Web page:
6

This is a quotation from Chekhov's story "Тоска"(See https://ru.wikisource.org/wiki/%D0%A2%D0%BE%D1%81%D0%BA%D0%B0_(%D0%A7%D0%B5%D1%85%D0%BE%D0%B2)#cite_note-1). I have googled but couldn't find anything about the meaning of the word "повем".

7

This is the first line of a spiritual chant called Стих плача Иосифа Прекраснаго, егда продаша братия его во Египет ("A verse of lamentation of Joseph the Most Beautiful when his brethren sold him into Egypt").

It means "to whom shall I tell of my sorrow".

Повем here is a rendition of the Church Slavonic form повѣмь ("I will tell", literally "I will let know").

It's one of a small bunch of so called athematic verbs, whose conjugation endings lacked vowels and attached directly to stems. There were more verbs like that in Proto-Indo-European but only a few of them remained in Proto-Slavic.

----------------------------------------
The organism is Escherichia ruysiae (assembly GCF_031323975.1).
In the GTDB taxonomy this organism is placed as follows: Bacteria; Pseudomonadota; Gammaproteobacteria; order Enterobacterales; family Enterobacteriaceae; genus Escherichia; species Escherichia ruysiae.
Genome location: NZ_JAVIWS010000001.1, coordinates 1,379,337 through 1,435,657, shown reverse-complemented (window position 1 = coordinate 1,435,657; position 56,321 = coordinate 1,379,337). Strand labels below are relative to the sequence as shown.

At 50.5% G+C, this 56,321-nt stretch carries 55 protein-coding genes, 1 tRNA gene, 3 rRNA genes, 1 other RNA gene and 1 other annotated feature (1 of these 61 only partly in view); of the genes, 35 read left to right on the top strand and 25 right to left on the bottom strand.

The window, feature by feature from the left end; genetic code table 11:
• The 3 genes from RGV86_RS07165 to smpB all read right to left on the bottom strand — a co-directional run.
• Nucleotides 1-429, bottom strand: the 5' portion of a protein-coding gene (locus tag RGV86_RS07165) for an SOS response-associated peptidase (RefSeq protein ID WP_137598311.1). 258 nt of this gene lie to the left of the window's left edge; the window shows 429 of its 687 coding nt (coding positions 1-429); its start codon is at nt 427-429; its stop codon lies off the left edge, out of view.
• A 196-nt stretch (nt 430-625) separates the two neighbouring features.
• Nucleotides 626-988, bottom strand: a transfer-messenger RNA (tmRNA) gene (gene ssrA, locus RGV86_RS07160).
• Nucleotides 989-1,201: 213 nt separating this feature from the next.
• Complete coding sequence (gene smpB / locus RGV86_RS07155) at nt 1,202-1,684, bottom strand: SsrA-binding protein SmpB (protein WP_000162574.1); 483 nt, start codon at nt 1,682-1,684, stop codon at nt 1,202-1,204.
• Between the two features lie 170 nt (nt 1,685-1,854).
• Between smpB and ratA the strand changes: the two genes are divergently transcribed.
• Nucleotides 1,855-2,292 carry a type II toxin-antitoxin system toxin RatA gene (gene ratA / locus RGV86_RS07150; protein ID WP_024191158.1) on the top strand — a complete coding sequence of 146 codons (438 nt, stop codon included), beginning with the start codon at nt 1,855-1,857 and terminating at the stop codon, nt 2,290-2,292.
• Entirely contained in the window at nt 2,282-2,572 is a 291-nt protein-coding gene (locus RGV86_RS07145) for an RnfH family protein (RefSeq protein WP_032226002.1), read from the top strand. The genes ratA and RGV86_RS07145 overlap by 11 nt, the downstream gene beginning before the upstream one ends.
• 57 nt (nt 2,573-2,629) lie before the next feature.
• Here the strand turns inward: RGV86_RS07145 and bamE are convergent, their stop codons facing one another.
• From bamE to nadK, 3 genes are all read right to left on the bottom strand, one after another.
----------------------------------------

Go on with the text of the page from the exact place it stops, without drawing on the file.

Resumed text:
There were five such verbs in Church Slavonic: быти "to be", дати "to give", вѣдѣти "to know", ѣсти "to eat", имѣти "to have".

Two of those verbs retained the athematic endings in modern Russian: я ем, я дам, others have lost it: поведаю is the modern Russian way of saying повѣмь.

A couple of athematic forms are fossilized in set phrases like бог весть ("God (only) knows"), власть имущие ("the powers that be", literally "those who have power") etc.

2

It is not quite Russian, it is Old Slavonic.

A more understandable for Russian version will be поведаю, and the most Russian is расскажу.

"Whom can I tell about my sorrow?"

2
  • Thank you for your explanation! I also want to know where I can find references on Old Slavonic. Feb 11 '19 at 12:53
  • 1
    You can read about старославянский язык and церковно-славянский язык online.
    – Elena
    Feb 11 '19 at 12:59

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